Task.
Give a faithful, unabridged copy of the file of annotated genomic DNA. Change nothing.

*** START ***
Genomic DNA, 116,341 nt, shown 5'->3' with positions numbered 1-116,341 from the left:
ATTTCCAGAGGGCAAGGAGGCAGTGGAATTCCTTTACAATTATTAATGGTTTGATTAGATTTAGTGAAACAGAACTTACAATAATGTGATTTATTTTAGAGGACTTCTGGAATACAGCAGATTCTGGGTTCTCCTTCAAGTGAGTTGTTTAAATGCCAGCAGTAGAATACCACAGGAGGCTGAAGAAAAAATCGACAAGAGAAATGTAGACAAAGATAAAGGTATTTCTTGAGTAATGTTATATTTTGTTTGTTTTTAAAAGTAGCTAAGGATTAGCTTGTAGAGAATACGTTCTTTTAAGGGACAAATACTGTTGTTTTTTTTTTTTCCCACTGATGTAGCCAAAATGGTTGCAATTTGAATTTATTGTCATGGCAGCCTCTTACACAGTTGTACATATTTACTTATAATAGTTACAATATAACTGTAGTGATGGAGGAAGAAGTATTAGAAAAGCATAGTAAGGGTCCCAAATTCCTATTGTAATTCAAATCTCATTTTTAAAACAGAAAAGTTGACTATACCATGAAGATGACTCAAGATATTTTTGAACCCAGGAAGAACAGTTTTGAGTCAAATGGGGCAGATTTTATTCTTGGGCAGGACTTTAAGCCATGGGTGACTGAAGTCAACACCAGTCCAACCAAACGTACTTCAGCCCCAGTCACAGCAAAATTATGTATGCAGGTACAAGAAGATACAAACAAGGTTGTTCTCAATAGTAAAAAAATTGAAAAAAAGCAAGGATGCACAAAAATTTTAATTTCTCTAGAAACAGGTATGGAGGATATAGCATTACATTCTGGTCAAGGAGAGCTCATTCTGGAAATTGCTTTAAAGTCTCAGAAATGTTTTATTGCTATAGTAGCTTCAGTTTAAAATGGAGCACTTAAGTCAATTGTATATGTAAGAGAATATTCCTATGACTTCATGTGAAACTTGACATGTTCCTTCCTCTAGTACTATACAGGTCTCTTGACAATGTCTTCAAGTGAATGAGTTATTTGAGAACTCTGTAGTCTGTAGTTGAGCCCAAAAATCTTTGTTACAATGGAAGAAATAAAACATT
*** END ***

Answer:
Genomic DNA, 116,341 nt, shown 5'->3' with positions numbered 1-116,341 from the left:
ATTTCCAGAGGGCAAGGAGGCAGTGGAATTCCTTTACAATTATTAATGGTTTGATTAGATTTAGTGAAACAGAACTTACAATAATGTGATTTATTTTAGAGGACTTCTGGAATACAGCAGATTCTGGGTTCTCCTTCAAGTGAGTTGTTTAAATGCCAGCAGTAGAATACCACAGGAGGCTGAAGAAAAAATCGACAAGAGAAATGTAGACAAAGATAAAGGTATTTCTTGAGTAATGTTATATTTTGTTTGTTTTTAAAAGTAGCTAAGGATTAGCTTGTAGAGAATACGTTCTTTTAAGGGACAAATACTGTTGTTTTTTTTTTTTCCCACTGATGTAGCCAAAATGGTTGCAATTTGAATTTATTGTCATGGCAGCCTCTTACACAGTTGTACATATTTACTTATAATAGTTACAATATAACTGTAGTGATGGAGGAAGAAGTATTAGAAAAGCATAGTAAGGGTCCCAAATTCCTATTGTAATTCAAATCTCATTTTTAAAACAGAAAAGTTGACTATACCATGAAGATGACTCAAGATATTTTTGAACCCAGGAAGAACAGTTTTGAGTCAAATGGGGCAGATTTTATTCTTGGGCAGGACTTTAAGCCATGGGTGACTGAAGTCAACACCAGTCCAACCAAACGTACTTCAGCCCCAGTCACAGCAAAATTATGTATGCAGGTACAAGAAGATACAAACAAGGTTGTTCTCAATAGTAAAAAAATTGAAAAAAAGCAAGGATGCACAAAAATTTTAATTTCTCTAGAAACAGGTATGGAGGATATAGCATTACATTCTGGTCAAGGAGAGCTCATTCTGGAAATTGCTTTAAAGTCTCAGAAATGTTTTATTGCTATAGTAGCTTCAGTTTAAAATGGAGCACTTAAGTCAATTGTATATGTAAGAGAATATTCCTATGACTTCATGTGAAACTTGACATGTTCCTTCCTCTAGTACTATACAGGTCTCTTGACAATGTCTTCAAGTGAATGAGTTATTTGAGAACTCTGTAGTCTGTAGTTGAGCCCAAAAATCTTTGTTACAATGGAAGAAATAAAACATT